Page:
Because it is not yet precisely known how and why solar urticaria arises, there is no known therapy at the moment proven to be effective against the causes of the disease. For that reason the attempt is usually made to either prevent the urticarial outbreak through protection against the light or to ameliorate the symptoms. One relatively simple way to protect against exposure to the sun is to use sunscreens with a high light protection factor and that filter out a broad spectrum of light, as well as appropriate clothing and hats–and staying in the shade. While these measures are generally helpful for patients who react to ultraviolet light, they are of little use for urticaria triggered by visible light. Another option for symptomatic treatment is the ingestion of modern non sedating antihistamines that block the effects of histamine, producing roughly a ten-fold increase in light tolerance. This is not enough to aid highly light-sensitive patients who break out in hives after only several seconds in the sun, however. Interestingly, antihistamines inhibit itchiness and wheal formation, but not flaring.
One alternative therapy that has often brought good results is phototherapy (photodesensitisation). It is effective and produces only low side effects, but does require time and effort. Phototherapy involves exposing a portion of the body - and later the entire body - to light of the specific wavelength that triggers urticaria symptoms in the patient. A reliable procedure is available for this kind of treatment, known as UV hardening. UV hardening can produce good sun tolerance within a few days. Similar results can also be striven for through PUVA treatment, a combination of the ingestion o topical application of Psoralen and UVA exposure (photochemical therapy). Psoralen is a substance that increases the light sensitivity of the skin and hence increases the effect of the UVA radiation.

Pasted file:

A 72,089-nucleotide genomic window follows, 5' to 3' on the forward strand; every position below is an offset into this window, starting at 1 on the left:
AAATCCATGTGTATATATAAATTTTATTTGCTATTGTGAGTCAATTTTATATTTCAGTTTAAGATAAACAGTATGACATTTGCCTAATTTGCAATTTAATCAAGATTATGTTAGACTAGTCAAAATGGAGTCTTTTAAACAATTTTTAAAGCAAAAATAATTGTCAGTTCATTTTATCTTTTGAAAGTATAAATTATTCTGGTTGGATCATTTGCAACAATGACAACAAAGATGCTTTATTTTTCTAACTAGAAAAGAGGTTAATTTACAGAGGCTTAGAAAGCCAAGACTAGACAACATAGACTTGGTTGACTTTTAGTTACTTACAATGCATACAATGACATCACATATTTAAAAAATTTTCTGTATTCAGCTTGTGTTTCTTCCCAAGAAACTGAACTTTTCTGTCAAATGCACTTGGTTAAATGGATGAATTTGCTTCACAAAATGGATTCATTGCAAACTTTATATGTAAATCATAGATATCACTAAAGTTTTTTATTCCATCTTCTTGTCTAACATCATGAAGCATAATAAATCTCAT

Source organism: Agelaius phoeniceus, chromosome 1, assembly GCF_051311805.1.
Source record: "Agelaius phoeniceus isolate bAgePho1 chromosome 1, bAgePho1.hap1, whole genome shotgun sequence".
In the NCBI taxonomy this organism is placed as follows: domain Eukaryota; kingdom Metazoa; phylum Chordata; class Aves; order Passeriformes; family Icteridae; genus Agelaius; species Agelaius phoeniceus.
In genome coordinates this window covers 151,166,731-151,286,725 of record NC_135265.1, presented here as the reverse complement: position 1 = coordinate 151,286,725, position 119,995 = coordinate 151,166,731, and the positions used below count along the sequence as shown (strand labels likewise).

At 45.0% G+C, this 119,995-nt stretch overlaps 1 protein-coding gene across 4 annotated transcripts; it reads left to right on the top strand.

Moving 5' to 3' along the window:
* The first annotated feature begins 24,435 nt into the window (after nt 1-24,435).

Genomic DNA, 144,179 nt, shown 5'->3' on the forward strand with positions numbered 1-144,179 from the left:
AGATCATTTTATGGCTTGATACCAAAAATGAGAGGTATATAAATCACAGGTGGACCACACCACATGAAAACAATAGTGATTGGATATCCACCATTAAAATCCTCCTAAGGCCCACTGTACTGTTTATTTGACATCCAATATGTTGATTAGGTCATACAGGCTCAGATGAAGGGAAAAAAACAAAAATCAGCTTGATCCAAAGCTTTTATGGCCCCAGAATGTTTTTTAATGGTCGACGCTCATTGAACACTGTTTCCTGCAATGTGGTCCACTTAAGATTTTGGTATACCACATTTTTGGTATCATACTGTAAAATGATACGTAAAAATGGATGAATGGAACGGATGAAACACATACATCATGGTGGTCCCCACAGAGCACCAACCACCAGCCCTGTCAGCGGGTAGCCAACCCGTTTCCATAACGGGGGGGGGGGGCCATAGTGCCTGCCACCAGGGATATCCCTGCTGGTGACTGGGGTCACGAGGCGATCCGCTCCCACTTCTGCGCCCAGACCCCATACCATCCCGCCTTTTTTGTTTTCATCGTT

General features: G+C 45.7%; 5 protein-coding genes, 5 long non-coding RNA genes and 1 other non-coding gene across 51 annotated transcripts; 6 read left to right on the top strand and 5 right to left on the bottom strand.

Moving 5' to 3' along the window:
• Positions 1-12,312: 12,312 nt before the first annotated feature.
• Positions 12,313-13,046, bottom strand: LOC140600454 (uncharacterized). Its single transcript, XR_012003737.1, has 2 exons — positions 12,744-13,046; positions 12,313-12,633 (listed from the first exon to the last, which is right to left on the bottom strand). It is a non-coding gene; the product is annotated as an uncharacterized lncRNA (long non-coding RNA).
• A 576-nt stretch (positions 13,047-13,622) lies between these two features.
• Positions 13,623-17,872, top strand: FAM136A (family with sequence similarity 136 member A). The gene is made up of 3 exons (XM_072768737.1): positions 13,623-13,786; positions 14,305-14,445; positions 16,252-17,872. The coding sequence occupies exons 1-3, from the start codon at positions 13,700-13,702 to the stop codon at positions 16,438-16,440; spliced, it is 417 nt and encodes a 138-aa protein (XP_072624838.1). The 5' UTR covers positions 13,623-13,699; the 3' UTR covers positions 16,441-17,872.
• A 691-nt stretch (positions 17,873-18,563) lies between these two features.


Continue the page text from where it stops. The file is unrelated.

Once primary therapy has been completed for any of these photo therapies, however, follow-up exposure treatments (or repeated, controlled exposure to the sun) should be scheduled to maintain the effectiveness of the acclimation. Severe cases of solar urticaria in which even photodesensitisation treatment fails to produce results, may require treatment with immunosuppressive drugs (drugs that suppress the body's immune reaction) or regular plasmapheresis (haemodialysis). Because these treatment options are accompanied by more serious side effects, these forms of treatment are used only on a case-by-case basis.